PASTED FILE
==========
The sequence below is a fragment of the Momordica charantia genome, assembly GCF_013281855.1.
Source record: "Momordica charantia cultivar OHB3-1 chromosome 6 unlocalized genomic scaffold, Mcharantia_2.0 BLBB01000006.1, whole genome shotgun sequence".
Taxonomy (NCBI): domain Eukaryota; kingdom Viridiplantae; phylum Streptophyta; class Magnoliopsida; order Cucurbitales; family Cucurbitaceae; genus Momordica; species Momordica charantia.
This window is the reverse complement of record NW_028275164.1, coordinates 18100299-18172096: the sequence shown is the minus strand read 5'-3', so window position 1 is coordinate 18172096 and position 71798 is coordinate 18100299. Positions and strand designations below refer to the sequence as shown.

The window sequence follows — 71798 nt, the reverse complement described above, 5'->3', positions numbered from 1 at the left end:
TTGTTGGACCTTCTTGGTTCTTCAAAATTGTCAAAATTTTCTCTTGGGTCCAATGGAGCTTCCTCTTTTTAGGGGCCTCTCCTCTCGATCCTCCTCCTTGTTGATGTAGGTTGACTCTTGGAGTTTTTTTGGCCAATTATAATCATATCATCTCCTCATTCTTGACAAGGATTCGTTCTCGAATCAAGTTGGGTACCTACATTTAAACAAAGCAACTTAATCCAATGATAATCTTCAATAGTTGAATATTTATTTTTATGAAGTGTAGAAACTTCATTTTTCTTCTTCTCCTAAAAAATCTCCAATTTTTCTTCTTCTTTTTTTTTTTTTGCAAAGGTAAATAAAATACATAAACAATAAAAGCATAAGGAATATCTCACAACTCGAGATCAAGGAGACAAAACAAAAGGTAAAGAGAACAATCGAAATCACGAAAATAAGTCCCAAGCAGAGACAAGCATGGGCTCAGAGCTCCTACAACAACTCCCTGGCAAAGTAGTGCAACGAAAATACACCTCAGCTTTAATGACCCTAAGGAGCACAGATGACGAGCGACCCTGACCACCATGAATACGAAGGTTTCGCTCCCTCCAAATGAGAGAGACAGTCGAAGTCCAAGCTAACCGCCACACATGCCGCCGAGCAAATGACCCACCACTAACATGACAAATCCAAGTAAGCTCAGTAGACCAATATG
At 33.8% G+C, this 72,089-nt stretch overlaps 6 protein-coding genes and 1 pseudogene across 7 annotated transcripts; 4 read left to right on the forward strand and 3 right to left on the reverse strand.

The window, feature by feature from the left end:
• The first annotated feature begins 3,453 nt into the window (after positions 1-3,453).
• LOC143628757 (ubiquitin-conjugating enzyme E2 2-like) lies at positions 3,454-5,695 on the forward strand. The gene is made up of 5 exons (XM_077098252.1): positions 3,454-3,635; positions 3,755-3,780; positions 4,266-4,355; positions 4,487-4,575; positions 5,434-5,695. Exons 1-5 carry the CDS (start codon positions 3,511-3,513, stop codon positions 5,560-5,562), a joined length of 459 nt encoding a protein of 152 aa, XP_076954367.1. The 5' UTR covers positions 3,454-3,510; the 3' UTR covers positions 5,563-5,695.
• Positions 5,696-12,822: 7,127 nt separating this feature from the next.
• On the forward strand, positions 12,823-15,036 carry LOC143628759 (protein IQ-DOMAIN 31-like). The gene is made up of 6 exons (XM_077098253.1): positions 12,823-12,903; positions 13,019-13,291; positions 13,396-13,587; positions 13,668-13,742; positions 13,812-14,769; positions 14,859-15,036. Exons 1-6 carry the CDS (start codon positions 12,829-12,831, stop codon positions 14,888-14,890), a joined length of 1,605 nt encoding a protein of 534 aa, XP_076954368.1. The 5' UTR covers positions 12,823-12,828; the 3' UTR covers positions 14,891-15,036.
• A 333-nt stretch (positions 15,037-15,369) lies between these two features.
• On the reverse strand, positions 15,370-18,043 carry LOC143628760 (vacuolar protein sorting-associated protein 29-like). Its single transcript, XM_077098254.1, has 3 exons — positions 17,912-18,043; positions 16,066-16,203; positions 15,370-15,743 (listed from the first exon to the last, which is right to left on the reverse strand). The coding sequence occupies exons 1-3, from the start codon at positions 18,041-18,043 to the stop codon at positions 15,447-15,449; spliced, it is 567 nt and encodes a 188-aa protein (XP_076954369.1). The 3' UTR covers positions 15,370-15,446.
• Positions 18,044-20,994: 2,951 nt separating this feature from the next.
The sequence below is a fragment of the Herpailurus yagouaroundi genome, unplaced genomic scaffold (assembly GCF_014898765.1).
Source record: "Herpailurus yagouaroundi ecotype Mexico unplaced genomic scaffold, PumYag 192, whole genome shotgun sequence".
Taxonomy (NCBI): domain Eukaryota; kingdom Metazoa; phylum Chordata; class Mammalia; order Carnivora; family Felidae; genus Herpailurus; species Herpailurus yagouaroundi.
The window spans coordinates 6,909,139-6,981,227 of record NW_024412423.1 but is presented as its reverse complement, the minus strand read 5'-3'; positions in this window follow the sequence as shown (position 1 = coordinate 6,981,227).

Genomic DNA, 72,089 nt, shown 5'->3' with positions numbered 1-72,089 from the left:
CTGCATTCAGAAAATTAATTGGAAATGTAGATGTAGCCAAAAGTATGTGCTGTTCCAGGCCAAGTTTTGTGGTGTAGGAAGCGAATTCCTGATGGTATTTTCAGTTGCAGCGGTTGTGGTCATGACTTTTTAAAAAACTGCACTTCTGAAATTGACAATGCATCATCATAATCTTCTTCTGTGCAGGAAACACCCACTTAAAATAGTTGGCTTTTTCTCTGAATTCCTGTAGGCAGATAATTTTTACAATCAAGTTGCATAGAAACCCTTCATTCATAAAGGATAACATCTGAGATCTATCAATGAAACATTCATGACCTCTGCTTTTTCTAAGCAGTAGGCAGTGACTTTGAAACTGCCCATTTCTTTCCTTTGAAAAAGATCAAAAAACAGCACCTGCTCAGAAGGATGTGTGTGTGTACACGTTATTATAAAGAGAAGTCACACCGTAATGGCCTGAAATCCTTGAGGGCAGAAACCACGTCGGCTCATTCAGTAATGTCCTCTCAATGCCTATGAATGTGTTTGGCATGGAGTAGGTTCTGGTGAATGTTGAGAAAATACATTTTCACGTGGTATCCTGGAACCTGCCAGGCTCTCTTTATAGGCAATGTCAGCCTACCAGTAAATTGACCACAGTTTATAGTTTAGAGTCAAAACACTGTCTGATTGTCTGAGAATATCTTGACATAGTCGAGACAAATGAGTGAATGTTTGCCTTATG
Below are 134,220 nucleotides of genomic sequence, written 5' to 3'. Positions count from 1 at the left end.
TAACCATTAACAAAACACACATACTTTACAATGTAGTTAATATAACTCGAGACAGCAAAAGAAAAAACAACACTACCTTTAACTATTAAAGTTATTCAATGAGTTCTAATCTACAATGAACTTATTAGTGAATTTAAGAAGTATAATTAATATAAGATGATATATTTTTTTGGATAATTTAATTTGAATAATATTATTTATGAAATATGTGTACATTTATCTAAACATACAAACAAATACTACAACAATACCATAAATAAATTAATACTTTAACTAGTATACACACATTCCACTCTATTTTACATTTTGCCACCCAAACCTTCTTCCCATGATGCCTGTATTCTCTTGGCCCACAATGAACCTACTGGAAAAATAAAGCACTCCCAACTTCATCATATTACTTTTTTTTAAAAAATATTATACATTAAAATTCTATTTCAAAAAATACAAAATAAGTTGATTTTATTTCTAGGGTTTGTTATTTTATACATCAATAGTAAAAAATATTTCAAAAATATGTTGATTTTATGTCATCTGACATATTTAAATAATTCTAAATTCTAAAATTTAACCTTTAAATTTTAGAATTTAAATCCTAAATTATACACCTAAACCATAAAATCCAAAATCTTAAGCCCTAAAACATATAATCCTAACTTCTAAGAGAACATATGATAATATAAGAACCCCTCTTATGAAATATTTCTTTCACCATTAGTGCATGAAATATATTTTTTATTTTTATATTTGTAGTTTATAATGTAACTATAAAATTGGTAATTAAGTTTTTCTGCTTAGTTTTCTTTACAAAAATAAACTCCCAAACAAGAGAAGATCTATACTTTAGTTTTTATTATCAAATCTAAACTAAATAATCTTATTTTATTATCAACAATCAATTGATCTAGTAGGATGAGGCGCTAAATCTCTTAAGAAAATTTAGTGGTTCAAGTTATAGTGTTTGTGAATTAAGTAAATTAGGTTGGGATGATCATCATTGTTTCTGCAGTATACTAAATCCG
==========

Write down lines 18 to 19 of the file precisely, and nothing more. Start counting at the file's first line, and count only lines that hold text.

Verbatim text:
Taxonomy (NCBI): domain Eukaryota; kingdom Metazoa; phylum Chordata; class Mammalia; order Carnivora; family Felidae; genus Herpailurus; species Herpailurus yagouaroundi.
The window spans coordinates 6,909,139-6,981,227 of record NW_024412423.1 but is presented as its reverse complement, the minus strand read 5'-3'; positions in this window follow the sequence as shown (position 1 = coordinate 6,981,227).